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INTRODUCTION: In this study (PRECISE), we assess the clinical utility of a germline DNA sequencing-based test (ToxNav) for mutations in DPYD and ENOSF1 genes to alter clinician-prescribed fluoropyrimidine doses and the use of a digital application (PROMinet) to record patient-reported chemotherapy toxicity. MATERIALS AND METHODS: Adult patients with a histological diagnosis of colorectal cancer (CRC) who consented to fluoropyrimidine-based chemotherapy were recruited prospectively and given a digital application to monitor and record associated toxicities. Patient samples were analyzed for 18 germline coding variants in DPYD and 1 ENOSF1 variant. RESULTS: Genetic testing was performed for 60 patients and identified one patient at increased risk of fluoropyrimidine-based toxicities. Uptake of genetic testing was high and results were available on average 17 days from initial clinical encounter. Patient-reported chemotherapy toxicity identified differences in 5-fluorouracil vs capecitabine regime profiles and identified profiles associated with subsequent need for chemotherapy dose reduction and hospital admission. DISCUSSION: The PRECISE clinical trial demonstrated that a germline DNA sequencing-based test can provide clinically relevant information to alter clinicians' fluoropyrimidine prescription. The study also obtained high volume, high granularity patient-reported toxicity data that might allow the improvement and personalization of chemotherapy management.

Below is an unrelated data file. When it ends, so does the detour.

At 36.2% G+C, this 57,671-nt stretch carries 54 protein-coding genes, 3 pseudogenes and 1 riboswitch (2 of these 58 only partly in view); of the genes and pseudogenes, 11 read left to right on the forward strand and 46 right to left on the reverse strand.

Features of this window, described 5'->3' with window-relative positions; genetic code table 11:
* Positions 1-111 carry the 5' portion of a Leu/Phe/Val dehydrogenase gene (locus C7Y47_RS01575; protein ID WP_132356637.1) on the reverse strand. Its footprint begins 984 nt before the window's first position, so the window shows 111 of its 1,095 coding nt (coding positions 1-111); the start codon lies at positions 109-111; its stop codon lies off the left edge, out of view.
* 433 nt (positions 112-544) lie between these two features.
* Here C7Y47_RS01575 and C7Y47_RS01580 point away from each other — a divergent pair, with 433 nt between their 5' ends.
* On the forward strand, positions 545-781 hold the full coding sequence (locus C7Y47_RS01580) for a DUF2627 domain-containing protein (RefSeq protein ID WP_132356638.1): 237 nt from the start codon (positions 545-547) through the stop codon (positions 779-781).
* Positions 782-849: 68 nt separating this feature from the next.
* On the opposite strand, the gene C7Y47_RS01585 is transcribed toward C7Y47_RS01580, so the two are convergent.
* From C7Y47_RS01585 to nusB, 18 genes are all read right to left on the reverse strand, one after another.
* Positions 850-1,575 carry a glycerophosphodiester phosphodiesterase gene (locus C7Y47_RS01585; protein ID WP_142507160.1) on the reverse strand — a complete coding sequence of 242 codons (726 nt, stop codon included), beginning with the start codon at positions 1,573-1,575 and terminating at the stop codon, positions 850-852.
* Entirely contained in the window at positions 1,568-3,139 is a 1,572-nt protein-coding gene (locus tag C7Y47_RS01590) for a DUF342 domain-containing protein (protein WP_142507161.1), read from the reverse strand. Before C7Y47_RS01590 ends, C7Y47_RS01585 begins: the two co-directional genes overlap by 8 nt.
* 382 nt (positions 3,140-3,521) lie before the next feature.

Original publication




Conference paper

Publication Date





6305 - 6314


Colorectal cancer, DPYD, ENOSF1, chemotherapy, fluoropyrimidine, genetic testing, germline, toxicity, toxicity monitoring, Aged, Alleles, Antineoplastic Combined Chemotherapy Protocols, Biomarkers, Tumor, Colorectal Neoplasms, Female, Gene Frequency, Genetic Testing, Germ-Line Mutation, Humans, Hydro-Lyases, Male, Microsatellite Repeats, Middle Aged, Mobile Applications